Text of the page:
adversity as an opportunity to show my dedication once more. I wouldn’t
want to say Magic is too hard or that being a pro player sucks. Instead, I
would try my best and when something like this announcement happens, I
would be thankful.

For the record, all the extra invitations to the Pro Tour that are
accompanied by airfare will actually end up giving more money to pro
players. When I won Grand Prix DC in 2013 first prize was $3,500, and when
I won Grand Prix Houston in 2016 first prize was $10,000. When I got second
at Worlds in 2015 first place was $50,000, and when William Jensen won
Worlds in 2017, first prize was $100,000. The prize pool for a normal Pro
Tour is $250,000 and for Pro Tour 25th Anniversary the prize pool was

The prizes are going up. They are paying the pros.

First Pro Tour of 2019

We’ll be rolling out the full schedule for Pro Tours in 2019 in
September. In the meantime, we can say that the Pro Tour will be taking
its talents to Cleveland, Ohio, United States, February 22-24. So, mark
your calendars!

The format will be determined at a later date after consultation with
our new Pro Player Advisers.

The real kicker on this part of the announcement is that they’re
intentionally not announcing a format of the Pro Tour. They expressed
displeasure with committing to a format too early which hinders excitement
and overall hype and hurts their ability to be flexible. Allowing
themselves more time to make a better-informed decision seems clearly
great, and I’m surprised it took this long to adapt. Kudos!

As for the full PT being announced in September, I dislike an announcement
to make an announcement, but hey, I’m not the target audience since I
barely plan my own travel more than a couple weeks in advance. This barely
registered as news to me at all and when it came up I was seen yelling
“Boring!” at my TV.

Pro Player Ambassadors

We are currently in the process of reviewing pro player candidates to
work with Wizards of the Coast as consultants and help us shape the
future of the Pro Tour and Magic pro gaming. These players will be
direct conduits to the pro community, but will work with us at Wizards
of the Coast to provide a consistent, open feedback loop to make our
competitive gaming experience awesome at all levels. We will be
selecting up to three players to come work on the Pro Tour and the Pro
Club structures with us. This will not affect those players’
eligibility for the Pro Tour.

This is part of the reason we are staggering our announcements about
the 2018-19 season. Aspects of that season will be discussed with these
players, and we want to provide space for those players to give some
level of input before we announce final plans. While the bulk of their
work will be looking beyond that season, we want to get those players
inside the door before we make any final announcements.

The takeaway here is they do care about what the pro players think, and
they now realize we’re in a unique position to give the best possible
feedback. Almost every time Wizards of the Coast announces a change that’s
negative or easily worked around, it takes the Pro Players a very short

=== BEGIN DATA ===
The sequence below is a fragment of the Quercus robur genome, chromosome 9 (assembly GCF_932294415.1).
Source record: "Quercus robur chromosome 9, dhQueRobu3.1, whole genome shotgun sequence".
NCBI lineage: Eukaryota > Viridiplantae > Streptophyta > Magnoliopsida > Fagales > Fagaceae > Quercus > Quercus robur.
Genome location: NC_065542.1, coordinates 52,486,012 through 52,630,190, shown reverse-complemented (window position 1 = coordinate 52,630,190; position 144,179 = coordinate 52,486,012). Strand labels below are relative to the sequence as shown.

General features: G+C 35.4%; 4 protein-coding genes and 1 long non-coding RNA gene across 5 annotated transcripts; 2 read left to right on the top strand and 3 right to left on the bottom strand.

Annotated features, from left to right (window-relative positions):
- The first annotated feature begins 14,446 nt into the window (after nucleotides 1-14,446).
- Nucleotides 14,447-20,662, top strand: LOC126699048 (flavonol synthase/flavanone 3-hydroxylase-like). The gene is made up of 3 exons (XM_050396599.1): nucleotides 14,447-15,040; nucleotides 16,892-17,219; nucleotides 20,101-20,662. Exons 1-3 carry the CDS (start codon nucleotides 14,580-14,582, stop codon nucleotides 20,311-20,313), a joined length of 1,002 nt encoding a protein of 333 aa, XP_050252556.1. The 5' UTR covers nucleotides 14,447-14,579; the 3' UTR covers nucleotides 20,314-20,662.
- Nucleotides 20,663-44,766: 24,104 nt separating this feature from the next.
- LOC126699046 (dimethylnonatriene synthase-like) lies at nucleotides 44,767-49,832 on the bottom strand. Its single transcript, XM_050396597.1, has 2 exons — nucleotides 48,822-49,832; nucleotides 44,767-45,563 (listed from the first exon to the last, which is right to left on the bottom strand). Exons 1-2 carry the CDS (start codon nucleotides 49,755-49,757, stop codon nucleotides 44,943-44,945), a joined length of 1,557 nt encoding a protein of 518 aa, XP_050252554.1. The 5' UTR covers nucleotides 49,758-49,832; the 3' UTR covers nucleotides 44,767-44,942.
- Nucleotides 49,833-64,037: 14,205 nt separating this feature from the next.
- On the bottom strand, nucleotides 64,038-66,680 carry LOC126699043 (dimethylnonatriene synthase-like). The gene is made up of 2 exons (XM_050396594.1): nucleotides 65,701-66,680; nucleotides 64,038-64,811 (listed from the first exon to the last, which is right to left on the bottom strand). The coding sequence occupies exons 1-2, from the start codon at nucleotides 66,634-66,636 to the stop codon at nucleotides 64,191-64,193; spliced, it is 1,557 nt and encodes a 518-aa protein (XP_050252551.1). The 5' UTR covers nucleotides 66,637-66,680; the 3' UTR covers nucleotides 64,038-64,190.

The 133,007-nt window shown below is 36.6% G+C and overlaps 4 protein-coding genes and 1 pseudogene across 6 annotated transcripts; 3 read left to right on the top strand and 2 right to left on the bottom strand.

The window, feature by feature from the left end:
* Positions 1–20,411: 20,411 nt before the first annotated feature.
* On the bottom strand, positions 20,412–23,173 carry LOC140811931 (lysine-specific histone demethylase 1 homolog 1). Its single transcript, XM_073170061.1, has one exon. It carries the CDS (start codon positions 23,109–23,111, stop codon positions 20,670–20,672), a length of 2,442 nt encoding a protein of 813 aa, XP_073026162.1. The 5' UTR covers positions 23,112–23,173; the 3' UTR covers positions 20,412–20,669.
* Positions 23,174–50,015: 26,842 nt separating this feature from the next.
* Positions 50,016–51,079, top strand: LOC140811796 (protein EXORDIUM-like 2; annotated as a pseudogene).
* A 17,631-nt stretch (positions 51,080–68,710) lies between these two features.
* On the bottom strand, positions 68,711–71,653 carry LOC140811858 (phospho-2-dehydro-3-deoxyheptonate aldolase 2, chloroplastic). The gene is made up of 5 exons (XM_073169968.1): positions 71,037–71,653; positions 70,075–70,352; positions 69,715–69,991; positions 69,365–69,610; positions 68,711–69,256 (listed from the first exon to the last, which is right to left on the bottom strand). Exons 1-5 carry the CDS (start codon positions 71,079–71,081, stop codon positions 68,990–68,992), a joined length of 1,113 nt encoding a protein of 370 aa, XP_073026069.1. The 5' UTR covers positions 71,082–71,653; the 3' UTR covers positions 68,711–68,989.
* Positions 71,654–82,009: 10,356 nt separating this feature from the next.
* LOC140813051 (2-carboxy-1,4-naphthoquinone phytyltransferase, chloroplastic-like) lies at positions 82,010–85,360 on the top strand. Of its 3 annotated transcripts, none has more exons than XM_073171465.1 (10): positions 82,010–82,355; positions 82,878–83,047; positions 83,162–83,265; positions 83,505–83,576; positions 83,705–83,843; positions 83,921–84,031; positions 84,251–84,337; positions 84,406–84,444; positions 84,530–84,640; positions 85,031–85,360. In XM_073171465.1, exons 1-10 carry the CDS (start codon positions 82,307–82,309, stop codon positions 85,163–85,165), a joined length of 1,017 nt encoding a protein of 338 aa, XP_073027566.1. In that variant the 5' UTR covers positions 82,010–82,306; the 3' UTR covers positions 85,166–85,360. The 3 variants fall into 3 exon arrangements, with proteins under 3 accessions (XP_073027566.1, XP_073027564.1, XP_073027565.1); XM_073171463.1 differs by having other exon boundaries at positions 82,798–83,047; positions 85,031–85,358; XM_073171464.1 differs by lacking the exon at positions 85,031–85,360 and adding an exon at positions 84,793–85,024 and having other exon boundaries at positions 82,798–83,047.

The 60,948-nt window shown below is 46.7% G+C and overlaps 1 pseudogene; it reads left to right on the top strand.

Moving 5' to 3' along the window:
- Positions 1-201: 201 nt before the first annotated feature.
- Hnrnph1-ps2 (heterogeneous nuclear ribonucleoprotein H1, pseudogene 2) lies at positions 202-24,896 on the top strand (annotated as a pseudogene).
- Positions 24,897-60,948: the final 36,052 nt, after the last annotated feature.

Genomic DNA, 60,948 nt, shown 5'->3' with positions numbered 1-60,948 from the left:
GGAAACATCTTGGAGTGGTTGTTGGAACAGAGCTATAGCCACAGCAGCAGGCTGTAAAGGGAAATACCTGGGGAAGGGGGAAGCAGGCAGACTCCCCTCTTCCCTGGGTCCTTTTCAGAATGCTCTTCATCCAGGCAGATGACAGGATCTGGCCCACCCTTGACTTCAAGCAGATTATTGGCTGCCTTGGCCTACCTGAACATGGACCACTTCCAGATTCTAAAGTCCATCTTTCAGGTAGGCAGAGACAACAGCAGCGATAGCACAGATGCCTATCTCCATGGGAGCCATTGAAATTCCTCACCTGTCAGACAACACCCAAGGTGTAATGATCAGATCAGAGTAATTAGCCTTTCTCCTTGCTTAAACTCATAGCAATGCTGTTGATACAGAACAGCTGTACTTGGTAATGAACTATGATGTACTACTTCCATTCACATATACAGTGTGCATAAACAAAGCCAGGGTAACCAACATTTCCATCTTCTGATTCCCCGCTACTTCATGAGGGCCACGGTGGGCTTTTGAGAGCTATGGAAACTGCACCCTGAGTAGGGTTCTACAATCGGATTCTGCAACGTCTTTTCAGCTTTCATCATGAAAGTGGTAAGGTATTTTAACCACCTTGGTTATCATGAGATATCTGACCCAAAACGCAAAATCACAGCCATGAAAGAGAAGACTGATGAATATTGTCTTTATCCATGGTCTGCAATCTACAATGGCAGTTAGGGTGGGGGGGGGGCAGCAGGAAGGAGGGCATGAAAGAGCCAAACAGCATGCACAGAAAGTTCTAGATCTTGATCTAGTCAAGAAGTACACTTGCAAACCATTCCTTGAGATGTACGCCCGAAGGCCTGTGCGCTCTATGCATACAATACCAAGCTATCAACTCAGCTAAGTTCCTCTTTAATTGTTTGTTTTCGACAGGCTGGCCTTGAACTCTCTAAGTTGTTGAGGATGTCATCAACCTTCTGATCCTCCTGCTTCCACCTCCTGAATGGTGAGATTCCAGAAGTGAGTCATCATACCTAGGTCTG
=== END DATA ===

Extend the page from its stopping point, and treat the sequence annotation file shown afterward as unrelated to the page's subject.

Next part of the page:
amount of time to poke holes in these plans. The professional players I’ve
met in my travels and ten-year long career on the PT are the smartest
people I’ve ever met and continue to be my pack 1 pick 1 of quality human
beings, so I see no reason why they wouldn’t use professionals as a
resource. I personally intend to apply for this position and believe I
would be of great help, but there are a ton of qualified candidates who I
know would perform beautifully at this job.

I hyped up the announcement to others and myself, and it ended with more of
a fizzle than a bang. Anyone dancing on the line between qualification and
not got a serious boost as a result of the Team Series, and I think anyone
in the middle of the pack better gather their allies and submit a roster. I
like wearing the same shirt as my friends, and I like rooting extra hard
for others because it does benefit me to see them do well. I’m proud to
represent Ultimate Guard.

There was a period of time where we were finalizing our sponsorship deal,
but it was not yet public and during that time I went to Nationals and a
few GPs. Each time my opponent would sit down and pull out an Ultimate
Guard Xenoskin deckbox I would ask them what they thought of it and each
time they would light up, smile, and explain to me exactly how much they
loved that deck box. People all over the world use this product and many
swear by it. I think the Team Series is an effective way to promote the
social aspect of Magic at the highest level while also allowing for a
perfect situation for branding for the players.

Closing Thoughts

I forget where I heard it, but I recall that Magic has doubled in size
recently and may double in size again, and I firmly believe that. I decided
to go pro in 2011 after I won Player of the Year, and I started the year
with a small amount of money in my bank account. After a record-breaking
season with seven GP top 8s, a Nationals top 8, twelfth place at Pro Tour
Paris, and 33rd place at Worlds, I had the exact same amount of money I
started with.

Each year that’s passed that I’ve continued to be a pro, I’ve been at the
highest level of the Pro Players Club every single year, and I show no
signs of stopping. Each year I find new ways to improve as a competitor, a
human, and a self-employed Magic player. Magic is the best game in the
world, I love being a pro, and announcements like these show that it just
keeps getting better and better.